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Re: New vax - implementation :-)


On 2021-07-05 19:23, Anders Magnusson wrote:
Hi Johnny,

Den 2021-07-05 kl. 18:40, skrev Johnny Billquist:
Sorry for jumping in so late in this thread. I've been out a couple of days.

But first of all, this is very cool, Ragge. Nice!

Did you ever read the first issue of the DEC Technical Journal? It's all about the VAX-8600, in quite some detail, including the pipeline DEC did.

If you haven't read it, maybe you should. It might be inspirational, and maybe also give an idea or two to pick up.
Very interesting!  No, I hadn't read it, but now I have.
Funny, DEC used the same pipeline steps as I do, but I seem to have gone a little bit further in the arg evaluation steps :-)

I suspected there might be some similarities in the approach from your description. :-)

On 2021-07-03 15:13, Anders Magnusson wrote:

Den 2021-07-03 kl. 14:50, skrev Rhialto:
On Sat 03 Jul 2021 at 13:14:46 +0200, Anders Magnusson wrote:
All of these steps are (mostly) independent of each other, therefore they
can easily be pipelined.
Until you get to instructions with modify a register in one operand and
use it again in another :) such as (ok I took those examples from the
PDP-11 architecture handbook in the section where it describes how
different models do different things; but for a VAX you'd have to be
careful too and with 6 operands the number of combinations is much worse)
Thought of this already :-)

The register value is modified in the ADDTO state, and at the same time saved in a "restore" register in case a page fault or something happens later on that requires rollback.  The restore register follows in the argument pipeline. If two (or more) arguments uses the same register there are two ways of dealing with it (I haven't decided which to use yet):
- Stall the pipeline one step to catch up with the new reg value
- Have a check whether the result from the parallell pipeline uses the same reg and directly fetch the result.

I am leaning on the first way of doing it, since it will be quite uncommon, and one pipe step is cheap. E.g. instructions like ADDL3 (r0)+,(r0)+,(r0)+ are not especially common.

I think if you are going with pipelining, the more interesting problem happens when different instructions also depend on the results of each other. This is where it becomes more complex, and in the 8600 there appear to be both forward and backward dependencies that can cause pipeline stalls...
This problem isn't specific to the VAX, you have the same problem on all CPUs where you are allowed to use the same registers in consecutive instructions. There are examples on how to deal with it in even quite old books, like Patterson & Hennessy's architecture design book from around 1990.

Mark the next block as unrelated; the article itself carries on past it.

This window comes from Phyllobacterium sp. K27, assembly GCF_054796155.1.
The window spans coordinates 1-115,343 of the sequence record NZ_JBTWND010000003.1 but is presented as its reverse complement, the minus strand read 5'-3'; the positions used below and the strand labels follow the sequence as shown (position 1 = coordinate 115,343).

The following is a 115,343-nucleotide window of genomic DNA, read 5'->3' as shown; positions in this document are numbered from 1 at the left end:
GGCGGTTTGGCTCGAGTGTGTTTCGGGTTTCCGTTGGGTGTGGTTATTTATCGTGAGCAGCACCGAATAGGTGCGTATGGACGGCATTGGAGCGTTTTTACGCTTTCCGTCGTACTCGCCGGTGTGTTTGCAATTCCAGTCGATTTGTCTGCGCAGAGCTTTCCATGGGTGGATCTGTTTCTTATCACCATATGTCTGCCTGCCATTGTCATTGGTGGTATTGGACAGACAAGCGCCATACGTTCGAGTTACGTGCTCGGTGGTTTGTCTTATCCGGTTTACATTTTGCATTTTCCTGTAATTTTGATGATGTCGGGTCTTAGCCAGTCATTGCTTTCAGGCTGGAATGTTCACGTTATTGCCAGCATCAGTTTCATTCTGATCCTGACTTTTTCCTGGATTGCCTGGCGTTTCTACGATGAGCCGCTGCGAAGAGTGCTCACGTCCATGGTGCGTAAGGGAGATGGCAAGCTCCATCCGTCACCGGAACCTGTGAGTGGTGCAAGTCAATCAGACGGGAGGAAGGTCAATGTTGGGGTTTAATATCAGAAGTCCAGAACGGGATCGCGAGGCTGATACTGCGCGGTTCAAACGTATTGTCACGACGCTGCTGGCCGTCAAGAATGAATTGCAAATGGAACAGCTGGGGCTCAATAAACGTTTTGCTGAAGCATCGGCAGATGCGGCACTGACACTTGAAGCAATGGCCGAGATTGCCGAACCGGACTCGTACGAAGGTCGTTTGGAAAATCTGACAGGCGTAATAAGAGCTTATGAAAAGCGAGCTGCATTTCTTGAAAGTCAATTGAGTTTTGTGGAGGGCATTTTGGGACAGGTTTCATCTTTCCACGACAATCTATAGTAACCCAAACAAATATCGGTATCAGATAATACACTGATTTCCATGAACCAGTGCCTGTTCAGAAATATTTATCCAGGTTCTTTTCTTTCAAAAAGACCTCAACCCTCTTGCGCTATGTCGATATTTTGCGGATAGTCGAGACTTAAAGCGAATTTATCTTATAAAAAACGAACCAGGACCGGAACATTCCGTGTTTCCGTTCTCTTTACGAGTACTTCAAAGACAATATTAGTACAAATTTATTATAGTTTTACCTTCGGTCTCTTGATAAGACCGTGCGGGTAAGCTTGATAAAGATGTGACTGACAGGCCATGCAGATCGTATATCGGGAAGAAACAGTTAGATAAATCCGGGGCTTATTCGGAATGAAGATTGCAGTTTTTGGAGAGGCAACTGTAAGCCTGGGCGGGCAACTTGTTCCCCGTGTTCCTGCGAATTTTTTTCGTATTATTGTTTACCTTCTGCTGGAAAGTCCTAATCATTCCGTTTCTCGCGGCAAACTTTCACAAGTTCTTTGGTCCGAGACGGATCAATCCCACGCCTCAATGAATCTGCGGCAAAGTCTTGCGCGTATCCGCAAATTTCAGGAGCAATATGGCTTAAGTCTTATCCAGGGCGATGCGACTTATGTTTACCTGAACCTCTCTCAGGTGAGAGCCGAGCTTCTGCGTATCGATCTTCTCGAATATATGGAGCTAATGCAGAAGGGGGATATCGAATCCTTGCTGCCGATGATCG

Oh. Certainly. It's nothing VAX specific about it. But it is a kind of problem to consider. And it's not just about registers either. Memory is the same story. And condition codes... And then you have to define how it should behave if you modify your instruction stream... Self modifying code... Yummm...

You'll probably find research papers going back to the IBM Stretch in the 60s, where they first started to deal with this.

     ADD Rx,(Rx)+    ; Rx gets incremented or not before being
     ADD Rx,@-(Rx)    ;   used as a source operand
     MOV PC,offset(Rx)    ; value of PC either before or after fetching
            ;   offset from the instruction stream
     JMP (Rx)+        ; Rx gets incremented or not before being
            ;   copied to PC

and JMP is weird because it's more like a LEA arg,PC, if there were a
Load Effective Address instruction.

These examples are interesting and ambiguous on the PDP-11. On the VAX, I believe that the behavior is well defined. So it's just a question of implementing them the way they are defined to behave.
It's very well defined.  All arguments are evaluated in order, before the instruction itself. So, in "jmp (r0)+", OA is calculated first, then r0 is increased, then PC is set to OA.

My instruction definition looks like this:
     JMP     ab,wl#pc        lbl=mov wback

so, OA is calculated from ab and the result is written back to PC (which is a fake arg).

Right. So nothing really tricky to see here on the VAX.
Now, if this was a PDP-11, then the answer would be "undefined". :-)
Some do it one way, others not...

There are reasons for all the detailed specifications of the VAX. They didn't want to repeat the mistakes from the PDP-11...


Johnny Billquist                  || "I'm on a bus
                                  ||  on a psychedelic trip
email: bqt%softjar.se@localhost             ||  Reading murder books
pdp is alive!                     ||  tryin' to stay hip" - B. Idol

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